An MV-22B Osprey tiltrotor aircraft lands aboard the USS Bonhomme Richard (LHD 6) during nighttime flight operations. The Osprey belongs to Marine Medium Tiltrotor Squadron 265 (Reinforced). Marine aviators with VMM-265 (Rein.) and Marine Attack Squadron 311 (VMA-311), which combine to form the Aviation Combat Element of the 31st Marine Expeditionary Unit, refined their nighttime takeoff and landing capabilities during the training. The 31st MEU partners with the Navy's Amphibious Squadron 11 to form the amphibious component of the Bonhomme Richard Expeditionary Strike Group. The 31st MEU and PHIBRON 11 combine to provide a cohesive blue-green team capable of accomplishing a variety of missions across the Indo-Asia-Pacific region. (Photo by Official U.S. Marine Corps photo by Staff Sgt. T. T. Parish)
Tug boats pull amphibious transport dock USS Green Bay (LPD 20) from the pier at Fleet Activities Sasebo, Japan, June 2, 2017 so it can begin its routine patrol. Green Bay will operate in the Indo-Asia-Pacific region to enhance partnerships and be a ready-response force for any type of contingency. (Photo by U.S. Navy photo by Mass Communication Specialist 2nd Class Jordan Crouch)
Japanese tugboats tow the amphibious assault ship USS Bonhomme Richard (LHD 6) during port operations, April 10, 2017. Bonhomme Richard, flagship of the Bonhomme Richard Amphibious Ready Group, is returning from a 6-week patrol in the Indo-Asia-Pacific region. (Photo by Mass Communication Specialist Seaman Jesse Marquez Magallanes)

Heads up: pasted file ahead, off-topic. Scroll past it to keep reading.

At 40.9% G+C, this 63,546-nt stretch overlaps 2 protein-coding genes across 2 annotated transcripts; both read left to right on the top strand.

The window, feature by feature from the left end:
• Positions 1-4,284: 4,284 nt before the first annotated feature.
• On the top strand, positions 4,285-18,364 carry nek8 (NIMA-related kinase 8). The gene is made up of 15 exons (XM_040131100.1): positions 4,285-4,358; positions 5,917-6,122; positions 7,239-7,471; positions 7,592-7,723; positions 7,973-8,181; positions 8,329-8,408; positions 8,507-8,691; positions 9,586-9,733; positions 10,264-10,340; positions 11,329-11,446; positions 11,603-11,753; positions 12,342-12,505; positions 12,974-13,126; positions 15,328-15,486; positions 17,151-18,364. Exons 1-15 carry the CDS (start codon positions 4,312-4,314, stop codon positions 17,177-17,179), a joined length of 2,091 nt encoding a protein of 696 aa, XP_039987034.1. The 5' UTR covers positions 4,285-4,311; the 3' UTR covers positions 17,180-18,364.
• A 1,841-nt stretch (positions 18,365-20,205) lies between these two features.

PHILIPPINE SEA (NNS) -- Sailors aboard amphibious assault ship USS Bonhomme Richard (LHD 6) and USS Green Bay (LPD 20) and Marines of the 31st Marine Expeditionary Unit (MEU) embarked on those ships conducted a live-fire ship's self defense drill, June 11 and 12 respectively.
The exercise was meant to improve Navy and Marine Corps integration and teamwork as Sailors and Marines develop cohesiveness at the start of a routine deployment to the Indo-Asia-Pacific region.
On both ships, the crew's small arms team worked side-by-side with the Marines building experience in the use of weapons at sea and effectively defending the ship with those weapons. The firearms used for this evolution included .50-caliber machine guns, .50-caliber snipers rifles and M240B machine guns. The combined teams fired on inflatable targets, also known as "killer tomatoes."
"We are all warriors and our blue-green team is up to every challenge because we deploy together, work together, train together and are ready to fight together," said Capt. George Doyon, commander, Amphibious Squadron (PHIBRON) 11. "At the end of the day, all the Sailors and Marines in the ESG [Expeditionary Strike Group] are closely connected during deployment; we accomplish blue-green missions every day."
Training, like the ship's self defense drill, is an ongoing process aboard all the ships of the ESG and the experience it gives to the embarked Marines of the 31st MEU prepares them for a long term integration and partnership.
"Being a part of the blue-green, Navy-Marine Corps, team is an exciting opportunity," said Cpl. Zachary Tidwell, attached to the 31st MEU aboard Bonhomme Richard. "I don't know if the other branches work seamlessly together, on a regular basis, the way the Navy and Marine Corps team does. I'm proud to work alongside them and to call them shipmate."
The Bonhomme Richard ESG consists of the flagship Bonhomme Richard, USS Green Bay (LPD 20), USS Ashland (LSD 42), and with potential for cruiser-destroyer assets to integrate when needed. More than 2,300 Marines and 2,100 Sailors will operate together as part of the ESG.
The amphibious ships are on a deployment in the Indo-Asia-Pacific region to enhance partnerships and be a ready-response force for any type of contingency.